Few people have watched the evolution of in-flight Internet service more closely than Zach Honig.
As an editor for travel-and-credit card tips site The Points Guy, Honig flies tens of thousands of miles annually, and for years he couldn’t guess whether a flight would have working Wi-Fi. In 2017, Honig even turned the problem into an opportunity for charitable giving: Each time he paid for Wi-Fi that turned out to be unusable, he complained to the responsible airline. Typically, they would offer him airline miles as compensation, and Honig would donate those miles to charity. He ultimately gave away more than 100,000 miles, or the equivalent of about $1,000, in Wi-Fi apologies.
Two years later, Honig says the project wouldn’t work as well today, thanks to technology upgrades by the main providers of airborne Wi-Fi. But a continuing stream of public complaints show that in-flight Wi-Fi still isn’t entirely reliable, and that passengers are often angry about it.
Here’s why Wi-Fi is so bad and how you can improve your chances of getting good service:
Pick the winning tech
The technology powering in-flight Wi-Fi naturally impacts how well it works. That tech falls into two categories—data can be beamed up from cell phone towers on the ground, or down from satellites in space. Of the three main providers of in-flight Wi-Fi, GoGo initially grew its business with cell tower-based service, while Viasat and Panasonic are satellite-first.
Honig says satellite Wi-Fi is generally faster than ground-based service, and carriers including American Airlines have been transitioning to the technology, explicitly calling it “faster.” Satellite service is also better at keeping Wi-Fi working all the way to the gate, while ground-based systems sometimes only work after a plane has reached cruising altitude. Even GoGo is moving towards offering more satellite service—particularly important for intercontinental flights, since, well, there aren’t any cell towers on the ocean.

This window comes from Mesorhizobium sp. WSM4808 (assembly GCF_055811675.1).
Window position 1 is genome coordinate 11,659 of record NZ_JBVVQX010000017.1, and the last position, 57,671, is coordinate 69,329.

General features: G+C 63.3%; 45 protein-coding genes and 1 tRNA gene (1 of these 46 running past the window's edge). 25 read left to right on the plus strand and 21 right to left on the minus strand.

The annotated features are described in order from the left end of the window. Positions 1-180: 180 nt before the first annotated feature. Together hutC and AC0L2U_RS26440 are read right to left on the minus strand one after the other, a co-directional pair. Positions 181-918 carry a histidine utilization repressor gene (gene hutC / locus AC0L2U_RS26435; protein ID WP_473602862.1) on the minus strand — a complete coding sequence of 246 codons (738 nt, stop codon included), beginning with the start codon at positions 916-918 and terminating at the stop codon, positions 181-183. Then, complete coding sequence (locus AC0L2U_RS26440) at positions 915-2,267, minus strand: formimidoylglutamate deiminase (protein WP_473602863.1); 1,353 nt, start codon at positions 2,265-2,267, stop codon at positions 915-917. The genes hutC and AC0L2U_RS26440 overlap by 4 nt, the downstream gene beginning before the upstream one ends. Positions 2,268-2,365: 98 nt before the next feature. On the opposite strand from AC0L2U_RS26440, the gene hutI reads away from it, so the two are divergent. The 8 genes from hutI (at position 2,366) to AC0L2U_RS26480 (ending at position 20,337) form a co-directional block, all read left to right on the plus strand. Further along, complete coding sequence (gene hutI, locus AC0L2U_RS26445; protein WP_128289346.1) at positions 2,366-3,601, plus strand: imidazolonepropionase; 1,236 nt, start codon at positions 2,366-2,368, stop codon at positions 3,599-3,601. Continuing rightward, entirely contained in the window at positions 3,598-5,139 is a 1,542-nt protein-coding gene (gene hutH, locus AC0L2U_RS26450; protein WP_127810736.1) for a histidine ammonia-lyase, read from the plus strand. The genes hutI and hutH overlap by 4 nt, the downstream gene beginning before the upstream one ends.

Unfortunately, airlines often use a mix of service providers and technologies across their fleets. To determine what technology is on a particular plane model or route, Honig recommends simply Googling the airline name and “Wi-Fi.” That should bring up the airline’s in-flight entertainment page, which usually has updated information about the technology that each jet model uses.
All things being equal, opt for satellite service when possible.
Gauge supply and demand
Unfortunately, though, airline Wi-Fi depends on factors beyond simply the kind of technology being used—factors that are a lot harder to predict.
“What matters to you as a user isn’t just the speed [of the connection], but how many people you’re sharing it with,” says Viasat CEO Mark Dankberg. That includes not just people on the same plane, but on other planes served by the same satellite. Overload can cause the most frustrating kind of in-flight Wi-Fi experience: a connection that is unreliable or excruciatingly slow.
Most airlines have chosen to use Wi-Fi pricing to control bandwidth use. Prices vary based on route and time of day, and it can cost as much as $40 to connect for a single flight. This helps provide good connections for people who are willing to pay—but the unpredictable pricing just adds another headache.